Rated as second favourite by the bookies, Mr Johnson’s biggest challenge will be navigating the Tory leadership rules. He may be confident of winning a run-off among Tory members but must first be selected as one of the top two candidates by Conservative MPs.

Odds: 5/1

Rated as second favourite by the bookies, Boris Johnson's (pictured at Tory conference last month) biggest challenge will be navigating the Tory leadership rules

Rated as second favourite by the bookies, Boris Johnson’s (pictured at Tory conference last month) biggest challenge will be navigating the Tory leadership rules

Sajid Javid

How did they vote on Brexit?

Remain but kept a low profile in the referendum.

What is their view now?

Pro delivering Brexit and sceptical of the soft Brexit options.

What are their chances?

Probably the leading candidate from inside the Cabinet after his dramatic promotion to Home Secretary. Mr Javid has set himself apart from Mrs May on a series of policies, notably immigration.

Favourite with several of the bookies at around 5/1.

Sajid Javid (pictured in Downing Street) is probably the leading candidate from inside the Cabinet after his dramatic promotion to Home Secretary

Sajid Javid (pictured in Downing Street) is probably the leading candidate from inside the Cabinet after his dramatic promotion to Home Secretary

Jeremy Hunt

How did they vote on Brexit?

Remain.

What is their view now?

The Foreign Secretary claims the EU Commission’s ‘arrogance’ has made him a Brexiteer.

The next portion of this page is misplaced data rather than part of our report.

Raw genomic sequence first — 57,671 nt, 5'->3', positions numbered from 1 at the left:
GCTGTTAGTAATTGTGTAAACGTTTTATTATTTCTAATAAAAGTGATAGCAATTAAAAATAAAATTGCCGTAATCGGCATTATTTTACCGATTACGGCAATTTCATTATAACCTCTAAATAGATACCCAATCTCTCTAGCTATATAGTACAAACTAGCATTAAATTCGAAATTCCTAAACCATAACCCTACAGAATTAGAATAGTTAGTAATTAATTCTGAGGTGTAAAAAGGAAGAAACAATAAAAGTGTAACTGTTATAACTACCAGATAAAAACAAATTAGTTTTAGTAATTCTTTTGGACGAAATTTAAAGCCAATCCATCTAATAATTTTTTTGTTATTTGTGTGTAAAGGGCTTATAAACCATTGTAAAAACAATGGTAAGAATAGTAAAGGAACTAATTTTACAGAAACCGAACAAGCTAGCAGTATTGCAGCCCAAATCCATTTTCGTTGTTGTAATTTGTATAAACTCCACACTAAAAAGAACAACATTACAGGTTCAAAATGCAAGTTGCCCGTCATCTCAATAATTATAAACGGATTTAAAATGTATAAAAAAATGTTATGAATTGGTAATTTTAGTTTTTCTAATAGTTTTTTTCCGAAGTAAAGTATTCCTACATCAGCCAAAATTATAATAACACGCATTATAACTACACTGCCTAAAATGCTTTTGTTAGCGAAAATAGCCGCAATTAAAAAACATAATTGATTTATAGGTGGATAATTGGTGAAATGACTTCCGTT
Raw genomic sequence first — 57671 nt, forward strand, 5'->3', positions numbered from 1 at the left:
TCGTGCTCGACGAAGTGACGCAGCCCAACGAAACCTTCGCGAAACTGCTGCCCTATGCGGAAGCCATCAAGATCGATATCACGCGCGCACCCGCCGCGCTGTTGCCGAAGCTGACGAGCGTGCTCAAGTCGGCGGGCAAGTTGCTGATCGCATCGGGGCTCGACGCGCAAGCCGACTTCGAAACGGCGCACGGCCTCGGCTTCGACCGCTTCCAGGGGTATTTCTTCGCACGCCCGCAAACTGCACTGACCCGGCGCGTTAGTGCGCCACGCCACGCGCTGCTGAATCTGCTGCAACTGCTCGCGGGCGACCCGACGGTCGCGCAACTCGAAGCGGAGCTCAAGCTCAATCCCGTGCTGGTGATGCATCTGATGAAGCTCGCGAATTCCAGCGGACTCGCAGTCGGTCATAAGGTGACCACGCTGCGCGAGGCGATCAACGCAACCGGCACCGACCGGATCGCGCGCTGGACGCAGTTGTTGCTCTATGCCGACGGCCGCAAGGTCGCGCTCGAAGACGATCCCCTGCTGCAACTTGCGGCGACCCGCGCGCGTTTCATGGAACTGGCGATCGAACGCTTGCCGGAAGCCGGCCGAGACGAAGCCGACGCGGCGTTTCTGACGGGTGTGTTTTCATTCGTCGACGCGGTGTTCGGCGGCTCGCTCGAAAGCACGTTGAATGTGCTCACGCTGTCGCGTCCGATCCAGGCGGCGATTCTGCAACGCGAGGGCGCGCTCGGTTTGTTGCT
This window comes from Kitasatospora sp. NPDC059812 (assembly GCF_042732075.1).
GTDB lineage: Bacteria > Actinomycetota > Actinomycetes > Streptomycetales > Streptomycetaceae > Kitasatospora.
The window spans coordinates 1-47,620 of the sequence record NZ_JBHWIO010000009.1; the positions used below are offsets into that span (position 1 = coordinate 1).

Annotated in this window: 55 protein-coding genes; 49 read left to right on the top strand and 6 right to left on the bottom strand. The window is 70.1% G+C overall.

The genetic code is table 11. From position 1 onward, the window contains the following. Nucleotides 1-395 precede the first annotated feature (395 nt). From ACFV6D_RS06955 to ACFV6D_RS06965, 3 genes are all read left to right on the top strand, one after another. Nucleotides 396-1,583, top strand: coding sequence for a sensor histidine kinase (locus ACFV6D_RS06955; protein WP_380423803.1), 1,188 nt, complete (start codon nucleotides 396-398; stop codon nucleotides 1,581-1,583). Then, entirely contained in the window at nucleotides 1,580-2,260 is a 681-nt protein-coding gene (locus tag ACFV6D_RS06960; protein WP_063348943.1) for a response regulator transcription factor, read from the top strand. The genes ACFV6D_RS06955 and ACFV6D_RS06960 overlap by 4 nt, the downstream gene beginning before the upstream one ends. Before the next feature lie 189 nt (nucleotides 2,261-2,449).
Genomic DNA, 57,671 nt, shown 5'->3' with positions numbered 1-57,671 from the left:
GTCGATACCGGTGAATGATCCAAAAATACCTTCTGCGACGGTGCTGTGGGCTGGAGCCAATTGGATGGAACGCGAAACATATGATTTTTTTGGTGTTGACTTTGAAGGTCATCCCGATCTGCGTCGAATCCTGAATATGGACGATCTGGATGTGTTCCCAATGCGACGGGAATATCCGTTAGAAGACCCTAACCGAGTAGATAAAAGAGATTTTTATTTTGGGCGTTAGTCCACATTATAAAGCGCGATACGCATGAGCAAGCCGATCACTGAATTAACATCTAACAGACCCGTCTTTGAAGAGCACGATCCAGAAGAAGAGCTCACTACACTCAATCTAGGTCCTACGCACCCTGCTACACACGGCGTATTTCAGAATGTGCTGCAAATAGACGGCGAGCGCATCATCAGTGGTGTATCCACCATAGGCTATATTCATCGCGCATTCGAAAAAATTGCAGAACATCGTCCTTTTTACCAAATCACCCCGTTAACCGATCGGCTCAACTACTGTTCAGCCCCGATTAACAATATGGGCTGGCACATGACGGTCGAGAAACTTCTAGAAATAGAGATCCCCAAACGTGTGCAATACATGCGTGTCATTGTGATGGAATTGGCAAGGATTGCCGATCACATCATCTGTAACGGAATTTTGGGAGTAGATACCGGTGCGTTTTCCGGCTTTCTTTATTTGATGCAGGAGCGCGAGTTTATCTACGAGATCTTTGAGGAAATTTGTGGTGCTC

What are their chances?

Another top contender inside Cabinet, Mr Hunt’s stock rose during his record-breaking stint at the Department of Health and won a major promotion to the Foreign Office after Mr Johnson’s resignation. Widely seen as a safe pair of hands which could be an advantage if the contest comes suddenly.

Rated around 8/1 by the bookies.

Jeremy Hunt's stock rose during his record-breaking stint at the Department of Health and won a major promotion to the Foreign Office after Mr Johnson's resignation

Jeremy Hunt’s stock rose during his record-breaking stint at the Department of Health and won a major promotion to the Foreign Office after Mr Johnson’s resignation

David Davis

How did they vote on Brexit?

Leave.

What is their view now?

Leave and a supporter of scrapping Mrs May’s plan and pursuing a Canada-style trade deal with the EU.

What are their chances?